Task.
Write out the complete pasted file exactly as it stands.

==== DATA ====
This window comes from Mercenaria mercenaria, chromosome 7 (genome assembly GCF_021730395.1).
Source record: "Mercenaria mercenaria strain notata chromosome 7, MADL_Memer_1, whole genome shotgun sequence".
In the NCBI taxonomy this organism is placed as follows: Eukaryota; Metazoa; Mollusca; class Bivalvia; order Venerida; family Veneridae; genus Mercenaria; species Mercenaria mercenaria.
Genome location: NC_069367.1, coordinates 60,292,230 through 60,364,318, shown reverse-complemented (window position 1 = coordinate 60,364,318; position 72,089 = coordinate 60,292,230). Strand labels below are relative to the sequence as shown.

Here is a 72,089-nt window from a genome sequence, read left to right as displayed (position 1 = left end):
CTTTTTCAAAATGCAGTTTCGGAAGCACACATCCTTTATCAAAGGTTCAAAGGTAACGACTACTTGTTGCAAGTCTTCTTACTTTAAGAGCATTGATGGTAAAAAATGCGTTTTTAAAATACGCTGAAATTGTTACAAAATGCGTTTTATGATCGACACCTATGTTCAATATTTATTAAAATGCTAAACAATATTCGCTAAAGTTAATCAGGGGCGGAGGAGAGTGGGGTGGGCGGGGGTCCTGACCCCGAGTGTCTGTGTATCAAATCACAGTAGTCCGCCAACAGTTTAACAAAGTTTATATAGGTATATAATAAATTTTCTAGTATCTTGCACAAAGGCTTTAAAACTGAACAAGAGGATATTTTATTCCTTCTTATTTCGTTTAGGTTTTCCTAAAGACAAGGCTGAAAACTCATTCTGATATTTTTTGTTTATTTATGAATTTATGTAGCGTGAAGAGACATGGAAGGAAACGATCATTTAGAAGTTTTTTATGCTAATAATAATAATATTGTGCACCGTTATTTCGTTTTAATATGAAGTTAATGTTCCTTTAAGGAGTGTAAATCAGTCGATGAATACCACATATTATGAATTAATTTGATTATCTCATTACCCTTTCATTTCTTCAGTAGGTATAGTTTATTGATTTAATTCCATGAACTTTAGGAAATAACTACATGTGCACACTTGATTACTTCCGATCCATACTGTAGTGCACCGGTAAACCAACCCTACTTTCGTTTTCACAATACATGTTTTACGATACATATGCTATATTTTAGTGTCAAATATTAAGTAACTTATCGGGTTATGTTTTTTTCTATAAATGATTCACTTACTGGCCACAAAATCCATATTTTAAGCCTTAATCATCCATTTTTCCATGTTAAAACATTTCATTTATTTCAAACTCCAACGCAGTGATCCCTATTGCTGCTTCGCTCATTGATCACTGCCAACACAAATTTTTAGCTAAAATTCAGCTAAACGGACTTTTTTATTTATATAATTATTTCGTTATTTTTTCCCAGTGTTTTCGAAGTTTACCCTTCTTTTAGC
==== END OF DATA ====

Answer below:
This window comes from Mercenaria mercenaria, chromosome 7 (genome assembly GCF_021730395.1).
Source record: "Mercenaria mercenaria strain notata chromosome 7, MADL_Memer_1, whole genome shotgun sequence".
In the NCBI taxonomy this organism is placed as follows: Eukaryota; Metazoa; Mollusca; class Bivalvia; order Venerida; family Veneridae; genus Mercenaria; species Mercenaria mercenaria.
Genome location: NC_069367.1, coordinates 60,292,230 through 60,364,318, shown reverse-complemented (window position 1 = coordinate 60,364,318; position 72,089 = coordinate 60,292,230). Strand labels below are relative to the sequence as shown.

Here is a 72,089-nt window from a genome sequence, read left to right as displayed (position 1 = left end):
CTTTTTCAAAATGCAGTTTCGGAAGCACACATCCTTTATCAAAGGTTCAAAGGTAACGACTACTTGTTGCAAGTCTTCTTACTTTAAGAGCATTGATGGTAAAAAATGCGTTTTTAAAATACGCTGAAATTGTTACAAAATGCGTTTTATGATCGACACCTATGTTCAATATTTATTAAAATGCTAAACAATATTCGCTAAAGTTAATCAGGGGCGGAGGAGAGTGGGGTGGGCGGGGGTCCTGACCCCGAGTGTCTGTGTATCAAATCACAGTAGTCCGCCAACAGTTTAACAAAGTTTATATAGGTATATAATAAATTTTCTAGTATCTTGCACAAAGGCTTTAAAACTGAACAAGAGGATATTTTATTCCTTCTTATTTCGTTTAGGTTTTCCTAAAGACAAGGCTGAAAACTCATTCTGATATTTTTTGTTTATTTATGAATTTATGTAGCGTGAAGAGACATGGAAGGAAACGATCATTTAGAAGTTTTTTATGCTAATAATAATAATATTGTGCACCGTTATTTCGTTTTAATATGAAGTTAATGTTCCTTTAAGGAGTGTAAATCAGTCGATGAATACCACATATTATGAATTAATTTGATTATCTCATTACCCTTTCATTTCTTCAGTAGGTATAGTTTATTGATTTAATTCCATGAACTTTAGGAAATAACTACATGTGCACACTTGATTACTTCCGATCCATACTGTAGTGCACCGGTAAACCAACCCTACTTTCGTTTTCACAATACATGTTTTACGATACATATGCTATATTTTAGTGTCAAATATTAAGTAACTTATCGGGTTATGTTTTTTTCTATAAATGATTCACTTACTGGCCACAAAATCCATATTTTAAGCCTTAATCATCCATTTTTCCATGTTAAAACATTTCATTTATTTCAAACTCCAACGCAGTGATCCCTATTGCTGCTTCGCTCATTGATCACTGCCAACACAAATTTTTAGCTAAAATTCAGCTAAACGGACTTTTTTATTTATATAATTATTTCGTTATTTTTTCCCAGTGTTTTCGAAGTTTACCCTTCTTTTAGC